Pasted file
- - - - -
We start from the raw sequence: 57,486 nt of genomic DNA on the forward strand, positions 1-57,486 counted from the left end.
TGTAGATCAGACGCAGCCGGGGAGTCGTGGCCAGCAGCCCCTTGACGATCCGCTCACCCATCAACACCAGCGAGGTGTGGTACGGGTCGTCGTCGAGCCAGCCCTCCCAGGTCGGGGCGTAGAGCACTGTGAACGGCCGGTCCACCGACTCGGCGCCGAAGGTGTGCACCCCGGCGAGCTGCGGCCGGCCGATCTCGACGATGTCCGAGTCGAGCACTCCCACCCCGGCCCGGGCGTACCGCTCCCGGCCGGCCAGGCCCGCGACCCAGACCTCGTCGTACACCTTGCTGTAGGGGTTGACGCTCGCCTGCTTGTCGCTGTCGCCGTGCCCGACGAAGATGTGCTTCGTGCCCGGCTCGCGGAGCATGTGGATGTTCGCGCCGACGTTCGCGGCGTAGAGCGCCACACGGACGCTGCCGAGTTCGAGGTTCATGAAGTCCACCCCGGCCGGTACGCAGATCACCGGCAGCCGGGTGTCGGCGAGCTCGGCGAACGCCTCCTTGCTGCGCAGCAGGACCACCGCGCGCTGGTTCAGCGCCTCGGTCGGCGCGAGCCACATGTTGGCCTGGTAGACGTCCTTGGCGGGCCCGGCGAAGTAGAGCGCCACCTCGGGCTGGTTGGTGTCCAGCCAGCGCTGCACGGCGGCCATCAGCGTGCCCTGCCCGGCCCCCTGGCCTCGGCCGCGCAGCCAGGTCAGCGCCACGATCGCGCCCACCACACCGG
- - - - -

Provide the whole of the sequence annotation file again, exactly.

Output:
We start from the raw sequence: 57,486 nt of genomic DNA on the forward strand, positions 1-57,486 counted from the left end.
TGTAGATCAGACGCAGCCGGGGAGTCGTGGCCAGCAGCCCCTTGACGATCCGCTCACCCATCAACACCAGCGAGGTGTGGTACGGGTCGTCGTCGAGCCAGCCCTCCCAGGTCGGGGCGTAGAGCACTGTGAACGGCCGGTCCACCGACTCGGCGCCGAAGGTGTGCACCCCGGCGAGCTGCGGCCGGCCGATCTCGACGATGTCCGAGTCGAGCACTCCCACCCCGGCCCGGGCGTACCGCTCCCGGCCGGCCAGGCCCGCGACCCAGACCTCGTCGTACACCTTGCTGTAGGGGTTGACGCTCGCCTGCTTGTCGCTGTCGCCGTGCCCGACGAAGATGTGCTTCGTGCCCGGCTCGCGGAGCATGTGGATGTTCGCGCCGACGTTCGCGGCGTAGAGCGCCACACGGACGCTGCCGAGTTCGAGGTTCATGAAGTCCACCCCGGCCGGTACGCAGATCACCGGCAGCCGGGTGTCGGCGAGCTCGGCGAACGCCTCCTTGCTGCGCAGCAGGACCACCGCGCGCTGGTTCAGCGCCTCGGTCGGCGCGAGCCACATGTTGGCCTGGTAGACGTCCTTGGCGGGCCCGGCGAAGTAGAGCGCCACCTCGGGCTGGTTGGTGTCCAGCCAGCGCTGCACGGCGGCCATCAGCGTGCCCTGCCCGGCCCCCTGGCCTCGGCCGCGCAGCCAGGTCAGCGCCACGATCGCGCCCACCACACCGG